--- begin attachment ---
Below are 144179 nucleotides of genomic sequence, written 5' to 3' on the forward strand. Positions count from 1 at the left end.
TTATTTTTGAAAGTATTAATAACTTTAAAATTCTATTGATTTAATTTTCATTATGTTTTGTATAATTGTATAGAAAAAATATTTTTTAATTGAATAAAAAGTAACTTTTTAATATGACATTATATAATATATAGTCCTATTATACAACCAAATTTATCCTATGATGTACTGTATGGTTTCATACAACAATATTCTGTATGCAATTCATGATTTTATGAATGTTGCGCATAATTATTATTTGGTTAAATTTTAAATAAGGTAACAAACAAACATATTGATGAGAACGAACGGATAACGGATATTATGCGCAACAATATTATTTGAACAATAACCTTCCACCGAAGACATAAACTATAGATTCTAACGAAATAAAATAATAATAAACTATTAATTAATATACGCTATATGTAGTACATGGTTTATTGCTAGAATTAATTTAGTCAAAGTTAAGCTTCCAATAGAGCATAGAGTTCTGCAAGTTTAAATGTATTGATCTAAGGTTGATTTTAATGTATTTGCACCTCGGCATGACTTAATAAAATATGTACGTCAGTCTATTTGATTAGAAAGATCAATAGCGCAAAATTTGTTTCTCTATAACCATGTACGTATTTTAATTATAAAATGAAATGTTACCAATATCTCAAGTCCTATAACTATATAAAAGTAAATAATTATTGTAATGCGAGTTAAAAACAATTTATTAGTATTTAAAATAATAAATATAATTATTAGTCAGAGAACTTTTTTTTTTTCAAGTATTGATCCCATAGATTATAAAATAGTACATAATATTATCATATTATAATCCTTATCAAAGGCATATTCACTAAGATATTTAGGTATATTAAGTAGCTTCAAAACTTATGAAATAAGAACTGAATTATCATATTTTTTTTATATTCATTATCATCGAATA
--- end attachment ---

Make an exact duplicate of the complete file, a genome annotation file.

Below are 144179 nucleotides of genomic sequence, written 5' to 3' on the forward strand. Positions count from 1 at the left end.
TTATTTTTGAAAGTATTAATAACTTTAAAATTCTATTGATTTAATTTTCATTATGTTTTGTATAATTGTATAGAAAAAATATTTTTTAATTGAATAAAAAGTAACTTTTTAATATGACATTATATAATATATAGTCCTATTATACAACCAAATTTATCCTATGATGTACTGTATGGTTTCATACAACAATATTCTGTATGCAATTCATGATTTTATGAATGTTGCGCATAATTATTATTTGGTTAAATTTTAAATAAGGTAACAAACAAACATATTGATGAGAACGAACGGATAACGGATATTATGCGCAACAATATTATTTGAACAATAACCTTCCACCGAAGACATAAACTATAGATTCTAACGAAATAAAATAATAATAAACTATTAATTAATATACGCTATATGTAGTACATGGTTTATTGCTAGAATTAATTTAGTCAAAGTTAAGCTTCCAATAGAGCATAGAGTTCTGCAAGTTTAAATGTATTGATCTAAGGTTGATTTTAATGTATTTGCACCTCGGCATGACTTAATAAAATATGTACGTCAGTCTATTTGATTAGAAAGATCAATAGCGCAAAATTTGTTTCTCTATAACCATGTACGTATTTTAATTATAAAATGAAATGTTACCAATATCTCAAGTCCTATAACTATATAAAAGTAAATAATTATTGTAATGCGAGTTAAAAACAATTTATTAGTATTTAAAATAATAAATATAATTATTAGTCAGAGAACTTTTTTTTTTTCAAGTATTGATCCCATAGATTATAAAATAGTACATAATATTATCATATTATAATCCTTATCAAAGGCATATTCACTAAGATATTTAGGTATATTAAGTAGCTTCAAAACTTATGAAATAAGAACTGAATTATCATATTTTTTTTATATTCATTATCATCGAATA